The year of Maupassant’s first serious success was also the year of Flaubert’s death; and the younger man’s speed and fecundity thereafter were contra-Flaubertian: six novels (plus two more unfinished), nearly 300 short stories and copious journalistic chronicles came out over the next decade, before syphilis closed off his mind. But the presence of Flaubert is not expunged. If Maupassant’s practices were freer and more commercial and his aesthetic less high-minded, the two men had affinities of temperament and outlook. Both were Normans constantly balancing a need for society against a profounder need to be alone; both – in youth at least (and despite Flaubert’s rebuke) – enjoyed taking their pleasures; both valued their privacy, and were profoundly suspicious of marriage and emotional entanglement; both were pessimistic and melancholic, oppressed by human stupidity and easily moved to disgust at the whole business of living.

Flaubert, the more intransigent of the two, thought that for a writer to give the public details of his private life was a bourgeois weakness which should be avoided. Maupassant in this respect was a little more bourgeois, allowing some of his opinions and habits to become known. Afloat, one of two less-known Maupassant works recently reissued with new translations, is one of the most personally revealing of his texts. It purports to be a simple, guileless account of a nine-day cruise along the Riviera coast between Saint-Tropez and Monaco. While the two-man crew of the Bel-Ami dealt with the rigging and the cooking, Maupassant steered and ‘every day … jotted down things I’d seen and thought. In fact what I saw was water, sun, cloud and rocks and that’s all. I had only simple thoughts, the kind you have when you’re being carried drowsily along on the cradle of the waves.’ This is true to some extent; and it’s easy to read the book innocently, trusting the narrator, believing his account of things, and letting yourself be carried along as by an unthreatening breeze. Maupassant is often called ‘a natural storyteller’: that’s to say, a professional, practised, unnatural storyteller. Such is invariably the case, with both the paid and the unpaid variety (think of the best anecdotalists you know in life: their effect of spontaneity is always based on adjustable tropes, prepared impromptus and trusty set-pieces). Here, you are the fourth person aboard the Bel-Ami, merely required to pay attention as the skipper points out the characteristics of wind and wave, the beauties of the shoreline and the secret history of islands and reefs. On the first day, for instance, off Cannes, he tells the extraordinary (and to me unknown) story of Paganini’s burial. The great violinist had died of cholera in 1840, and his corpse was being taken home to Genoa by his son. But the Genoese declined to let the body ashore for fear of infection, a refusal repeated at Marseille, and then at Cannes, until the son, in desperation, sighted the rugged reef-island of Saint-Ferréol, and stashed his father there in secret. Five years later, when the cholera scare was over, he returned, exhumed the coffin, and took it to Genoa for final, honourable burial. Though, as Maupassant notes: ‘Wouldn’t one have preferred this extraordinary violinist to have remained on this jagged reef where the waves themselves moan in the strange gashes in the rock?’ Yes, skipper, we would, the reader is likely to reply.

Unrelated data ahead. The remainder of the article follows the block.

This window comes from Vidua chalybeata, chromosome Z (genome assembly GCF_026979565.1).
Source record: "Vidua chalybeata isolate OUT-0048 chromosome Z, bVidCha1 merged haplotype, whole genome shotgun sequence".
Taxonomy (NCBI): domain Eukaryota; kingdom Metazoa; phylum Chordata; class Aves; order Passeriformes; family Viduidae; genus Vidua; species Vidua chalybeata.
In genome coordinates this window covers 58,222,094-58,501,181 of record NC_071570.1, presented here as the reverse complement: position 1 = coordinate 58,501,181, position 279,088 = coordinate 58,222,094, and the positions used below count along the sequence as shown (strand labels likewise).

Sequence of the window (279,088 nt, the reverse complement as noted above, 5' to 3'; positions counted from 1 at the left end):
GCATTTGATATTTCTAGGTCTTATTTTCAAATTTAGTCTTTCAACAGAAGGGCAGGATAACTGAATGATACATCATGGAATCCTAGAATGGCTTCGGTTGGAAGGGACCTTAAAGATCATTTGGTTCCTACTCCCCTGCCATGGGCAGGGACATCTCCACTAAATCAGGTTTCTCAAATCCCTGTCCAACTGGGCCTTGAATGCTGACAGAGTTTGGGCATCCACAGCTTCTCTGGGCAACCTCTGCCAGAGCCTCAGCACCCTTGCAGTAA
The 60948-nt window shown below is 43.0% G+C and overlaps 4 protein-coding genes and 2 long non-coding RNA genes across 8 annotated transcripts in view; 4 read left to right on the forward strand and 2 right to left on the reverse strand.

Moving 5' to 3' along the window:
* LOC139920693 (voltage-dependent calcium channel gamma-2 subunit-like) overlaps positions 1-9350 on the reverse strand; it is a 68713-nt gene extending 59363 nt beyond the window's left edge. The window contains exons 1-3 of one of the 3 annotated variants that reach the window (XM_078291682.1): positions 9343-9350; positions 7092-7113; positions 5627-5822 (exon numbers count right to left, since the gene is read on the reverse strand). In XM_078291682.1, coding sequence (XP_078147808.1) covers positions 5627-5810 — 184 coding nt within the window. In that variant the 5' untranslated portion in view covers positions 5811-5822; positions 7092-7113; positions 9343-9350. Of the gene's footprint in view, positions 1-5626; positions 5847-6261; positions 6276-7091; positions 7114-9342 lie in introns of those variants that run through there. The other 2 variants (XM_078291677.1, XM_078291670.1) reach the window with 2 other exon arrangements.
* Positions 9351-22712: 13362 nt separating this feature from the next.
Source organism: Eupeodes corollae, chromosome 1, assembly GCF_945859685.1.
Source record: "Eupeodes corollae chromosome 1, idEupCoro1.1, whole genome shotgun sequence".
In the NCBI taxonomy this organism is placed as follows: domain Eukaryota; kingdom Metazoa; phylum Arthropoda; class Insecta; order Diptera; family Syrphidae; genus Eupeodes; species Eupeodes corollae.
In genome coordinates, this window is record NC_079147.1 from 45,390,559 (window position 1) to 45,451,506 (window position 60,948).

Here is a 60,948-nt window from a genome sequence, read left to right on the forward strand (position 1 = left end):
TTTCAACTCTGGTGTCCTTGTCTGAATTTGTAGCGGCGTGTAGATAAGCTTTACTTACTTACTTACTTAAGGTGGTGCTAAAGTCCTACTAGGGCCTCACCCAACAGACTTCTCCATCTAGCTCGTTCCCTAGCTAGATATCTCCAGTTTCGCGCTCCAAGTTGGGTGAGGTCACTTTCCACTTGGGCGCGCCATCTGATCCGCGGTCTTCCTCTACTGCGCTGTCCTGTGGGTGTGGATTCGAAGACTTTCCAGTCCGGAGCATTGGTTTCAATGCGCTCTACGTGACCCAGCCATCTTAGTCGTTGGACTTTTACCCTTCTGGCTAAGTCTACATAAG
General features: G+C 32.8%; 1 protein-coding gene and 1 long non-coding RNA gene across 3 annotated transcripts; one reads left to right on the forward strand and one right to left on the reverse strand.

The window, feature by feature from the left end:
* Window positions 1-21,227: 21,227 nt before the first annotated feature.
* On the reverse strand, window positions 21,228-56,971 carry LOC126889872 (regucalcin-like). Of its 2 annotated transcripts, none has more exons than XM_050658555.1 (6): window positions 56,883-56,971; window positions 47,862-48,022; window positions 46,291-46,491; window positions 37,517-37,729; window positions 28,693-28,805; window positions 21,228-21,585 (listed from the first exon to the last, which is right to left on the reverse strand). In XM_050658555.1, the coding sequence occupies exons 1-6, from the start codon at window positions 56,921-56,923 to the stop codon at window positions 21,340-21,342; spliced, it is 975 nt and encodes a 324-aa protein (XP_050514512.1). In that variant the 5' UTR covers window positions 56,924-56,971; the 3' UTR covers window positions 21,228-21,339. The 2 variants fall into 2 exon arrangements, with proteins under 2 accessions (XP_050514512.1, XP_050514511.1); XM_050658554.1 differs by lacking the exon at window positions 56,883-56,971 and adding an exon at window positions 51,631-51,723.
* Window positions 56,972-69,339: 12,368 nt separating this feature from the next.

When we pass the fortress island of Sainte-Marguerite, Maupassant recounts the daring escape of Marshal Bazaine – a story he had from an inside source. On we sail. He takes us fishing in his favourite spot, near the Cap du Dramont, a part of the coastline which hasn’t yet been ‘polluted’ by the ‘Parisians and the English and Americans’. Between Saint-Raphaël and Saint-Tropez, by contrast, the rich forest land is currently being cleared for winter resorts. Here, for instance, is Saint-Aygulf, designed to attract successful artists from Paris; as yet unbuilt, but with streets laid out, and their alluring names already up on metal plates – boulevard Rubens, boulevard Van Dyck, boulevard Claude-Lorrain. On we sail. From time to time we might overhear the crew arguing about the direction of the wind; once, we get caught in a storm; one evening, in the Bay of Agay, a slim crescent moon incites the skipper to philosophical reflection and literary reference about our relationship with this nearest of astral bodies. We forgive him the banality of his observations.

These sections of nautical travelogue are engaging enough; but ‘afloat’ implies its counterpart, ‘ashore’, and it is here that the tone darkens and the book becomes more self-revealing. Afloat you are as free as the weather allows you to be; you are surrounded by nature; and you are (forgetting the crew) as solitary as you need and want to be. Ashore is where the problems start, because ashore is full of other people. The skipper is profoundly suspicious of other people, who not only display their own inadequacies but point up your shared ones: ‘We don’t know anything, can’t see anything, do anything, solve anything, imagine anything, we’re shut up, imprisoned inside ourselves. And there are people who think that the human race is wonderful!’ Man is no more than a ‘two-legged insect’; we are ‘beasts and beasts we shall remain, dominated by our instincts in which nothing can change’; people are stupid and ugly and (a surprising complaint from a Frenchman) smell of garlic. Like Flaubert, Maupassant hates people en masse, quoting Lord Chesterfield’s remark that ‘every numerous assembly is mob’; but, not being a snob, he also hates people as individuals, for their monotony, their ‘paltriness’ and their ‘mediocrity’ (médiocre is a key word in Madame Bovary).